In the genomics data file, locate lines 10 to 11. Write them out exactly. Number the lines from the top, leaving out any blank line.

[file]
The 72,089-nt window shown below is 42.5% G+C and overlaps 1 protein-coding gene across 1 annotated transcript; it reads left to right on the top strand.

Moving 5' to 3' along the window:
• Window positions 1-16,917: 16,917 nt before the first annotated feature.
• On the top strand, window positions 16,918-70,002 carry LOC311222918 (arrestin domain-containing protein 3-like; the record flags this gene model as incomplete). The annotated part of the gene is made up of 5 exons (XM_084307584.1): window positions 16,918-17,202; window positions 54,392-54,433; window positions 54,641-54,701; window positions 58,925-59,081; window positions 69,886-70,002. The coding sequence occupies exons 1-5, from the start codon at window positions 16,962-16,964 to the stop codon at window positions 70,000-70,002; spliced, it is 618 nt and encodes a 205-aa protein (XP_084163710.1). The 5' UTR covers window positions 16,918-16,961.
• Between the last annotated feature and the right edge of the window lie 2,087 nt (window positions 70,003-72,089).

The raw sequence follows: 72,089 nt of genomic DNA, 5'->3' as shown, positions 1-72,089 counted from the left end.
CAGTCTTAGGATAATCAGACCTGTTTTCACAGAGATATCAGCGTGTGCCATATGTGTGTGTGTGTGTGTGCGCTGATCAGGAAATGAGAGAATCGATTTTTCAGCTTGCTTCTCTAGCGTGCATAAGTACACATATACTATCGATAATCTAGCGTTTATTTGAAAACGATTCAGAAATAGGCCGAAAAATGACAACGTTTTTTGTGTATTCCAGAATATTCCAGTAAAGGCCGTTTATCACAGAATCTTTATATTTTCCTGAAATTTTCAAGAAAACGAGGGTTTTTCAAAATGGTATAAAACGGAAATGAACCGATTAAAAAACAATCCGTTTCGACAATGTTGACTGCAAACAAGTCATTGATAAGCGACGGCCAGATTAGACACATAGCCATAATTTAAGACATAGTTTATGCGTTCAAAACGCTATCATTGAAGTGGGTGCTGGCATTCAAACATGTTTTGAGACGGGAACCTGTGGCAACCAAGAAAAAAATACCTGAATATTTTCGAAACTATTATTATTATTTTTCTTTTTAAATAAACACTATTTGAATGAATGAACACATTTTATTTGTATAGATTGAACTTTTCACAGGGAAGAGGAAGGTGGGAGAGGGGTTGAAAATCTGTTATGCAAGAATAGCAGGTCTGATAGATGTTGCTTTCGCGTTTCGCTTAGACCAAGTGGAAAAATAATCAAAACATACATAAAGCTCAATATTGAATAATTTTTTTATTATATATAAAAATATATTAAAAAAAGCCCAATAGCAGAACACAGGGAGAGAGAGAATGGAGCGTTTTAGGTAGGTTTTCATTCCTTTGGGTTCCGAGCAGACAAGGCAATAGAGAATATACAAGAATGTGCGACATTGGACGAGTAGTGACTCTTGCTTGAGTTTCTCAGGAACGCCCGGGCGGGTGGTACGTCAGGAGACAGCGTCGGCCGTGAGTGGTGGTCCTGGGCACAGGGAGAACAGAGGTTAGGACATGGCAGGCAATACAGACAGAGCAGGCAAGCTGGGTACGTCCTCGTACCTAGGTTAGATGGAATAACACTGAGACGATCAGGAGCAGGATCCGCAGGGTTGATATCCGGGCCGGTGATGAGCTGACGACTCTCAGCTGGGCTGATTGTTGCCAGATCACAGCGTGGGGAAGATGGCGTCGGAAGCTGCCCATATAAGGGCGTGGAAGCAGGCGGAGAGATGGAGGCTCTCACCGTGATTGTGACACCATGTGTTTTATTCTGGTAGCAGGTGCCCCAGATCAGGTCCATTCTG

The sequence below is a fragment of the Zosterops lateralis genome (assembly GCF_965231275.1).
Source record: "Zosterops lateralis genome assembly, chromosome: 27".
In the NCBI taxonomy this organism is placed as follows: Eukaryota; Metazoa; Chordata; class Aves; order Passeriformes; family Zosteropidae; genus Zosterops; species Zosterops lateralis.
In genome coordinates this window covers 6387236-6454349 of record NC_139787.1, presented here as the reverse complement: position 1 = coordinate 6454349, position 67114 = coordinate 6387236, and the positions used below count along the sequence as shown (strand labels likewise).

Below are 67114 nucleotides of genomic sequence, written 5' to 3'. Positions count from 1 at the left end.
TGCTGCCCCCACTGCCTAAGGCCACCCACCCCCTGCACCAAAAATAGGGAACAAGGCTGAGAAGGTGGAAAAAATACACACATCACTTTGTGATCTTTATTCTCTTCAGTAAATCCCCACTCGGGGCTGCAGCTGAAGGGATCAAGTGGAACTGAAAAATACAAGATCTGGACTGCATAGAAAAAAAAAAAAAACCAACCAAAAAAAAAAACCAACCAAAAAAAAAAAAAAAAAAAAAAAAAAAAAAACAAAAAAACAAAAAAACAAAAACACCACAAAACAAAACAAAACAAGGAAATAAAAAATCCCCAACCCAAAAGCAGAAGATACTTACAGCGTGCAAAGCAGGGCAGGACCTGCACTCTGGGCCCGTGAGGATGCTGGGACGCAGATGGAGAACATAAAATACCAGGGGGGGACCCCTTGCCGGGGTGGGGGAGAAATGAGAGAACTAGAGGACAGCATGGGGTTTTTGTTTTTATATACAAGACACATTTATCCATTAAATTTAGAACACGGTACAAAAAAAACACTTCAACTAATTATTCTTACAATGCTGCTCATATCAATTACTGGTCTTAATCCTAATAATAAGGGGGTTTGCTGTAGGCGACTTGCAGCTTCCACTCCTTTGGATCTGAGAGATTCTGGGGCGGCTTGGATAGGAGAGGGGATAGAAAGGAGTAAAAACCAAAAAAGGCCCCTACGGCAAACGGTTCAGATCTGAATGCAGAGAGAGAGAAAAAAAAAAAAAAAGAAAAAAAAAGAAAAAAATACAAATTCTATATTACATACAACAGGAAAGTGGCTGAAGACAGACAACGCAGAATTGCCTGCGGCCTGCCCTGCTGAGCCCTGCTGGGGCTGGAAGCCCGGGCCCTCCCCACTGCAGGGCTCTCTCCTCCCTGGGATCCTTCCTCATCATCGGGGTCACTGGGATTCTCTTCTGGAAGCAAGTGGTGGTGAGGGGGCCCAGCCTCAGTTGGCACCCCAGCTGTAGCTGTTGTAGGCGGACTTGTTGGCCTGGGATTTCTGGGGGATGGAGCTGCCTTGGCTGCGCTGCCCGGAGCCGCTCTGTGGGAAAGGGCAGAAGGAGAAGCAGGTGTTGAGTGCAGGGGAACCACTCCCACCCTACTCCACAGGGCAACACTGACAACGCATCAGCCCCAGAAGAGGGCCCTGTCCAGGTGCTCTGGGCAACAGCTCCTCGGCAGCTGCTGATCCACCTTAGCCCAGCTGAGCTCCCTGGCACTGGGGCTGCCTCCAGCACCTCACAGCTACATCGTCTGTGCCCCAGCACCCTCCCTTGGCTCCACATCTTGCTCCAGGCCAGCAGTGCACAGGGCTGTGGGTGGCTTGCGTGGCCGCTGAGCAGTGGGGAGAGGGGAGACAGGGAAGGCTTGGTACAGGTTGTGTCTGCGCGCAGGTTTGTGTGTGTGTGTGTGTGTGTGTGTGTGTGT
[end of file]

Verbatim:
In the NCBI taxonomy this organism is placed as follows: Eukaryota; Metazoa; Chordata; class Aves; order Passeriformes; family Zosteropidae; genus Zosterops; species Zosterops lateralis.
In genome coordinates this window covers 6387236-6454349 of record NC_139787.1, presented here as the reverse complement: position 1 = coordinate 6454349, position 67114 = coordinate 6387236, and the positions used below count along the sequence as shown (strand labels likewise).